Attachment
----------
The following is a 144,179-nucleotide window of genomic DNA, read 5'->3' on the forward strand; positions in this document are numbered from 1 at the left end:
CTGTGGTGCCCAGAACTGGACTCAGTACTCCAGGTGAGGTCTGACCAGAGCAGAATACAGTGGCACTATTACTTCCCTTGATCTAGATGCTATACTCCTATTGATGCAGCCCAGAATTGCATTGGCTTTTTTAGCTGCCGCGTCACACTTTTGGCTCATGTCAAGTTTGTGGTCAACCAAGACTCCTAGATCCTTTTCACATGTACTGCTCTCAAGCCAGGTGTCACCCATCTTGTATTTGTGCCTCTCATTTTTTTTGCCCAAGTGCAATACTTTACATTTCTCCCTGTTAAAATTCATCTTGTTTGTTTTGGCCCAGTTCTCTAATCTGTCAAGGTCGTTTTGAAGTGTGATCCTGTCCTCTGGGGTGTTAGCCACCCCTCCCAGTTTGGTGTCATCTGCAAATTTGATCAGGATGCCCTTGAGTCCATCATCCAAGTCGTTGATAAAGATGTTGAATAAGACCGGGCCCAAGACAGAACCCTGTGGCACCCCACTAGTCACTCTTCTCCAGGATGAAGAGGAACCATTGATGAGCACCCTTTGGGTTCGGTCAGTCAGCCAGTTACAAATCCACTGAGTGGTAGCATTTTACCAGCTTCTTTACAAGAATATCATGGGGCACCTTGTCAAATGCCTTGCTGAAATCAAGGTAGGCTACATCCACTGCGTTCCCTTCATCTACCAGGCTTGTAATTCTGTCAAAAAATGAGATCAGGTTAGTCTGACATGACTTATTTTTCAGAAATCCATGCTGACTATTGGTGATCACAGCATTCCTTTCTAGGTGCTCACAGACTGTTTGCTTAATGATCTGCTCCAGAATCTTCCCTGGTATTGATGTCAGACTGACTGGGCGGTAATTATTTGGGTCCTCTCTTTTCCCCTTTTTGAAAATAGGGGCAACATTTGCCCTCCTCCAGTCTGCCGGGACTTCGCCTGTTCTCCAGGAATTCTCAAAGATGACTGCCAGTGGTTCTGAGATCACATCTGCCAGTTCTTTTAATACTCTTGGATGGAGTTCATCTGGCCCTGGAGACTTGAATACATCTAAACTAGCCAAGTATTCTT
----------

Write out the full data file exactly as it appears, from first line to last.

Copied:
The following is a 144,179-nucleotide window of genomic DNA, read 5'->3' on the forward strand; positions in this document are numbered from 1 at the left end:
CTGTGGTGCCCAGAACTGGACTCAGTACTCCAGGTGAGGTCTGACCAGAGCAGAATACAGTGGCACTATTACTTCCCTTGATCTAGATGCTATACTCCTATTGATGCAGCCCAGAATTGCATTGGCTTTTTTAGCTGCCGCGTCACACTTTTGGCTCATGTCAAGTTTGTGGTCAACCAAGACTCCTAGATCCTTTTCACATGTACTGCTCTCAAGCCAGGTGTCACCCATCTTGTATTTGTGCCTCTCATTTTTTTTGCCCAAGTGCAATACTTTACATTTCTCCCTGTTAAAATTCATCTTGTTTGTTTTGGCCCAGTTCTCTAATCTGTCAAGGTCGTTTTGAAGTGTGATCCTGTCCTCTGGGGTGTTAGCCACCCCTCCCAGTTTGGTGTCATCTGCAAATTTGATCAGGATGCCCTTGAGTCCATCATCCAAGTCGTTGATAAAGATGTTGAATAAGACCGGGCCCAAGACAGAACCCTGTGGCACCCCACTAGTCACTCTTCTCCAGGATGAAGAGGAACCATTGATGAGCACCCTTTGGGTTCGGTCAGTCAGCCAGTTACAAATCCACTGAGTGGTAGCATTTTACCAGCTTCTTTACAAGAATATCATGGGGCACCTTGTCAAATGCCTTGCTGAAATCAAGGTAGGCTACATCCACTGCGTTCCCTTCATCTACCAGGCTTGTAATTCTGTCAAAAAATGAGATCAGGTTAGTCTGACATGACTTATTTTTCAGAAATCCATGCTGACTATTGGTGATCACAGCATTCCTTTCTAGGTGCTCACAGACTGTTTGCTTAATGATCTGCTCCAGAATCTTCCCTGGTATTGATGTCAGACTGACTGGGCGGTAATTATTTGGGTCCTCTCTTTTCCCCTTTTTGAAAATAGGGGCAACATTTGCCCTCCTCCAGTCTGCCGGGACTTCGCCTGTTCTCCAGGAATTCTCAAAGATGACTGCCAGTGGTTCTGAGATCACATCTGCCAGTTCTTTTAATACTCTTGGATGGAGTTCATCTGGCCCTGGAGACTTGAATACATCTAAACTAGCCAAGTATTCTT